Unlike his beloved Toronto Maple Leafs, Halifax playwright and filmmaker Mike Melski has enjoyed some real success in recent years. His latest theatrical effort, Eighteen, is the story of an elderly Nova Scotia couple who stumble upon the fountain of youth while golfing in Florida. Recently AE spoke with Melski about the production.
When did you come up with the idea behind the story?
It was a happy confluence of a few notions I was having a couple of years ago. I write from experience, and have done plays about hockey, fly-fishing, marathon running, and I never quite found the right idea for probably my favorite pastime, golf. I wanted to explore the magic of the game, the 'zen-ness' of it, but put it in the context of a funny and heartfelt story. I've had several experiences in the strange locale that is Florida, so when Golf collided with Ponce De Leon (legendary quester for the Fountain of Youth in FLA) in my head, I had this thought: "What if you had a mulligan for your whole life?" And I thought, wouldn't that be fun to explore. And it was.
“I wanted to explore the magic of the game, the 'zen-ness' of it, but put it in the context of a funny and heartfelt story.”
When did you start writing it?
Interesting genesis for this one: it all started during a QA after Fly Fisher's Companion. An audience member asked me what I was working on, and I almost never talk about work in progress, but I'd just made this discovery, so I floated it out there and it got a great response. Neptune associate AD Charlie Rhindress was there, along with Neptune marketing director Jennie King, and they cornered me later and said, we want you to write this. I was exhausted after just finishing Charlie Zone and then mounting FFC, so I laughed-- I wasn't sure how serious they were. A month later, they said they were applying for funding for me to become writer in residence, and artistic director George Pothitos approved it. We got the funding and I started writing in October 2011.
What was the process like, and how long did it take?
It took about a year and half to get to this point, and many many drafts. In the meantime, Charlie became Artistic Director at Eastern Front, all the while providing dramaturgical advice, and then Eastern Front became a co-producer. Neptune's support has been essential and amazing of course. Again, a nice confluence.
What are some of the work's central themes?
EIGHTEEN explores the nature of time, especially our lack of appreciation of it. How we too often squander it on bitterness, unrequited love, missed opportunities, deferred dreams. And it also speaks to the internet age, and how being 18 now is very different than it was in the 60's. The power of choice and ideas around destiny/fate are also key components.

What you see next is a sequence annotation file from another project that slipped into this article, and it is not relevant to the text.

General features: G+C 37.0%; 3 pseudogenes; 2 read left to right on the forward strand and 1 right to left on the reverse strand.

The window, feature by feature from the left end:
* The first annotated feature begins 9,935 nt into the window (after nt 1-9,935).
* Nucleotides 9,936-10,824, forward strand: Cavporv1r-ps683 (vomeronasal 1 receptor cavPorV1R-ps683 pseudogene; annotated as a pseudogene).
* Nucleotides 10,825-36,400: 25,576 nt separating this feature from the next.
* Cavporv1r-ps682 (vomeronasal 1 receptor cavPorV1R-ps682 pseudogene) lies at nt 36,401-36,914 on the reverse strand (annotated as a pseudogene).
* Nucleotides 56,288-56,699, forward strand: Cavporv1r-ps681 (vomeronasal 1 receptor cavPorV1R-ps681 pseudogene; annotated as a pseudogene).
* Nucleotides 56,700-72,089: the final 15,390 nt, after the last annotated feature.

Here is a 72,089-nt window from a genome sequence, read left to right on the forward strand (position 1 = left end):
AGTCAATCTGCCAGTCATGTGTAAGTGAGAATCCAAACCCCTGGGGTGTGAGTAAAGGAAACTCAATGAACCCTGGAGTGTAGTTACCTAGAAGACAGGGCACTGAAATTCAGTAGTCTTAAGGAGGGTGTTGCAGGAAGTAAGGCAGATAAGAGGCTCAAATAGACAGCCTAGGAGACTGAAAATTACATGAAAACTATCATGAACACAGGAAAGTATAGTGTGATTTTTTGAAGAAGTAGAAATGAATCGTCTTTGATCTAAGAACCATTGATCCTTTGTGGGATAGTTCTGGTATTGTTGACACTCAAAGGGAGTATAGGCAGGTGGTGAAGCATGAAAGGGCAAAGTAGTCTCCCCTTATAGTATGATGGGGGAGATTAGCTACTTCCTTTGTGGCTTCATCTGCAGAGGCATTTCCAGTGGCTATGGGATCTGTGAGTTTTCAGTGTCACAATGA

How and when did you know that you were done?
Well, we worked on it for the first couple of days in rehearsal and made tweaks and final cuts to the material, and then we started staging it. You know it's done when you realize there's nothing else you can take away that won't detract from the story.
"It's quite theatrical but also has elements of my film work as well. Lights, projections, sound and music; characters changing into each other, some smaller characters appear in the main characters' journey, which travels around the world, and all done by 4 superb actors doing quick changes."
What have been the challenges in staging it?
It deals with the reality of one elderly couple in Florida and one younger couple in Halifax, but with a pervasive sense of magic. It's quite theatrical but also has elements of my film work as well. Lights, projections, sound and music; characters changing into each other, some smaller characters appear in the main characters' journey, which travels around the world, and all done by 4 superb actors doing quick changes. This isn't a one-set show, an impressionistic approach was the only way we could do it. So there are technical challenges, but I have a great team doing a terrific job to make it happen.
What can audiences expect during the run?
There are some very funny moments and there is sadness as well. The characters get themselves into a state of getting what they want-- their mulligan-- and still not finding happiness. And there are some twists along the way that I won't spoil but as a hint, I would say that for every blessing, there's a curse. Like Fly Fisher's and Hockey Mom, Hockey Dad, it's a blend of comedy and drama. But overall, it is a fun, restorative story and quite a ride through emotions.
What's next on your creative agenda?
First I'm going to take a break! I've been so lucky, but working hard to be lucky. There's a new play in the works with Eastern Front called Kreepy and Little Manson which I'm writing, I'll be directing Hockey Mom, Hockey Dad at Neptune in October, starring Heather Rankin and Kevin Kincaid. I have a comedy series in development at Showcase, and there are a couple of new feature films in the packaging stage. But I owe myself a few rounds of golf this summer, for sure!
Eighteen, until May 12 at the Neptune Studio Theatre in Halifax